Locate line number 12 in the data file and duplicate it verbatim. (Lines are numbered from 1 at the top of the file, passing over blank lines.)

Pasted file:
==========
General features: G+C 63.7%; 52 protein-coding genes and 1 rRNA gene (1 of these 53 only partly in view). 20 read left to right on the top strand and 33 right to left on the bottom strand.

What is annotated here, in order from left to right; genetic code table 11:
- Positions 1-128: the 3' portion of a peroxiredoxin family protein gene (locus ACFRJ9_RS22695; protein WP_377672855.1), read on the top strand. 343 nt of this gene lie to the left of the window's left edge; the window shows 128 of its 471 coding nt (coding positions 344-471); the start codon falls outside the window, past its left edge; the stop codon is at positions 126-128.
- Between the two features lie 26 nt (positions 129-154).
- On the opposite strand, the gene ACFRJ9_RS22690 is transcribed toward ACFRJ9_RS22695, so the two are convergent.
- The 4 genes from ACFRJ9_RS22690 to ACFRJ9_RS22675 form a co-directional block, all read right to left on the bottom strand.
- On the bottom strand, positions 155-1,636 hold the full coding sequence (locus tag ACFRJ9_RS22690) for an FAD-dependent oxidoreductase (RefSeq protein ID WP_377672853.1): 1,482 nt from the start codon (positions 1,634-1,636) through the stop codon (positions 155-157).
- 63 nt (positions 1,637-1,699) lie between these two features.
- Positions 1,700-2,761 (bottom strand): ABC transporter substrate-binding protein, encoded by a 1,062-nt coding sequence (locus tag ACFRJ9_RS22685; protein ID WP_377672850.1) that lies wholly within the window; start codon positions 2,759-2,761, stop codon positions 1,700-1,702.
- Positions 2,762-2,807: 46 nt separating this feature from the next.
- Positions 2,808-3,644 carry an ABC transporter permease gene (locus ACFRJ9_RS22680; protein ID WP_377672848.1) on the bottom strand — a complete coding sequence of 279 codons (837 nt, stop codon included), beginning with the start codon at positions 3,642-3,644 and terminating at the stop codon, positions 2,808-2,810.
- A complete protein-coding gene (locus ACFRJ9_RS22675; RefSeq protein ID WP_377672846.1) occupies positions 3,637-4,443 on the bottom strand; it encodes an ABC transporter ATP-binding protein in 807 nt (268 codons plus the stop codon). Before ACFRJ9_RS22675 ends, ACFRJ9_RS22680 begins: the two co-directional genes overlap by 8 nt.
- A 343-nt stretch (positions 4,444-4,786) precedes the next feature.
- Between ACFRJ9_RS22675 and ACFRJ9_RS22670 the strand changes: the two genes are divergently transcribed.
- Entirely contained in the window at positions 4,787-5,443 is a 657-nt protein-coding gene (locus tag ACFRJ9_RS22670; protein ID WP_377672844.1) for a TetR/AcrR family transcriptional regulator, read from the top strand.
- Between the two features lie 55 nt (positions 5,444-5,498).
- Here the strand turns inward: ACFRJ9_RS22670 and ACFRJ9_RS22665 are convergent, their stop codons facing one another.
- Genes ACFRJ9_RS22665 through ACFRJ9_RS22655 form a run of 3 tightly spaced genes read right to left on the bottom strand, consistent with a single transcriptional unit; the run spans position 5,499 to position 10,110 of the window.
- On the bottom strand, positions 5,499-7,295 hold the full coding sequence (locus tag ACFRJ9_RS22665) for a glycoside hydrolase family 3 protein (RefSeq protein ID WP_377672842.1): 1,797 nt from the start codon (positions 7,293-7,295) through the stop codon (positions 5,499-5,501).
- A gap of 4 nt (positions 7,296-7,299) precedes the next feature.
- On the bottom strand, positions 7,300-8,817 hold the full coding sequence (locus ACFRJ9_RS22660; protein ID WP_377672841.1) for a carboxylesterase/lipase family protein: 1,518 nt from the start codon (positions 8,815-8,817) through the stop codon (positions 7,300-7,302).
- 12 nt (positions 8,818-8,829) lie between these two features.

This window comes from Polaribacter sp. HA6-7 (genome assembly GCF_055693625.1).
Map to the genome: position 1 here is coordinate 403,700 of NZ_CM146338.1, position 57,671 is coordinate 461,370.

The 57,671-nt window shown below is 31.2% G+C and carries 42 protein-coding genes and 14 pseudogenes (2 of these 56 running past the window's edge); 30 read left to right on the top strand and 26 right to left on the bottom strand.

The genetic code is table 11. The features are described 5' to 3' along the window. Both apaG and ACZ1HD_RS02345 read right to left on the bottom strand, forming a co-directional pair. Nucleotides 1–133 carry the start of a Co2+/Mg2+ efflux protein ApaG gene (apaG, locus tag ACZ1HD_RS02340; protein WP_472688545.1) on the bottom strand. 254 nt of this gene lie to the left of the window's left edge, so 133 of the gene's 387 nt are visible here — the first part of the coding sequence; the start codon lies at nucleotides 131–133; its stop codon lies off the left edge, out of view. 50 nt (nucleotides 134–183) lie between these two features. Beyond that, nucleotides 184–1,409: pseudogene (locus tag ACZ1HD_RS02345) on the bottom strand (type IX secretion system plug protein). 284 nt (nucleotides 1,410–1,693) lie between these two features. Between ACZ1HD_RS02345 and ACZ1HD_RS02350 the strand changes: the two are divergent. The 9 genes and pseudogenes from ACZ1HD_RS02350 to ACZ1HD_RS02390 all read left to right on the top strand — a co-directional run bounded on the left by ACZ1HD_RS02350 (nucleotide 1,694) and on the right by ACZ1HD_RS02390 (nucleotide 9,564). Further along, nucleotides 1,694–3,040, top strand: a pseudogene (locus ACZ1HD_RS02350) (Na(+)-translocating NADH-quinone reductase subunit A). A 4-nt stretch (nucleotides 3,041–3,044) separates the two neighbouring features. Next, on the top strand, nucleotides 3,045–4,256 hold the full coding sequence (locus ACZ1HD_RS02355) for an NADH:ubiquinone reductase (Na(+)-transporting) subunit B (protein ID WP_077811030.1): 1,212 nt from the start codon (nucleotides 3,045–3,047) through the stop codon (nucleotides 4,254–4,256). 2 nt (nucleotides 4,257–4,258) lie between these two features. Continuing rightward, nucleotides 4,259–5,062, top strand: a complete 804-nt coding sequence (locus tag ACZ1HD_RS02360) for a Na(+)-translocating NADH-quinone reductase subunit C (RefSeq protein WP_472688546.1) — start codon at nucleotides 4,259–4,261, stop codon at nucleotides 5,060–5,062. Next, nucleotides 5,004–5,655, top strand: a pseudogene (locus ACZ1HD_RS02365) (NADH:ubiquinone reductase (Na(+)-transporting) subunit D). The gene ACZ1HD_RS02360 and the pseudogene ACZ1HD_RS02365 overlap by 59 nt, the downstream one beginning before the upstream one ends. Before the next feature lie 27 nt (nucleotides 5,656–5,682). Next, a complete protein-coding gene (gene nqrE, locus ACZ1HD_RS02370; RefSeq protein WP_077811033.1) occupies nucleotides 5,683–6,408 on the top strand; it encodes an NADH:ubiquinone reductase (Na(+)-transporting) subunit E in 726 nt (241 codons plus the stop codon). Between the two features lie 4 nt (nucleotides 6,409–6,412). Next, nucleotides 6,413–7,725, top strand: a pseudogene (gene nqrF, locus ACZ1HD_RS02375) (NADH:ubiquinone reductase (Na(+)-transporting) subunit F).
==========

- A complete protein-coding gene (locus ACFRJ9_RS22675; RefSeq protein ID WP_377672846.1) occupies positions 3,637-4,443 on the bottom strand; it encodes an ABC transporter ATP-binding protein in 807 nt (268 codons plus the stop codon). Before ACFRJ9_RS22675 ends, ACFRJ9_RS22680 begins: the two co-directional genes overlap by 8 nt.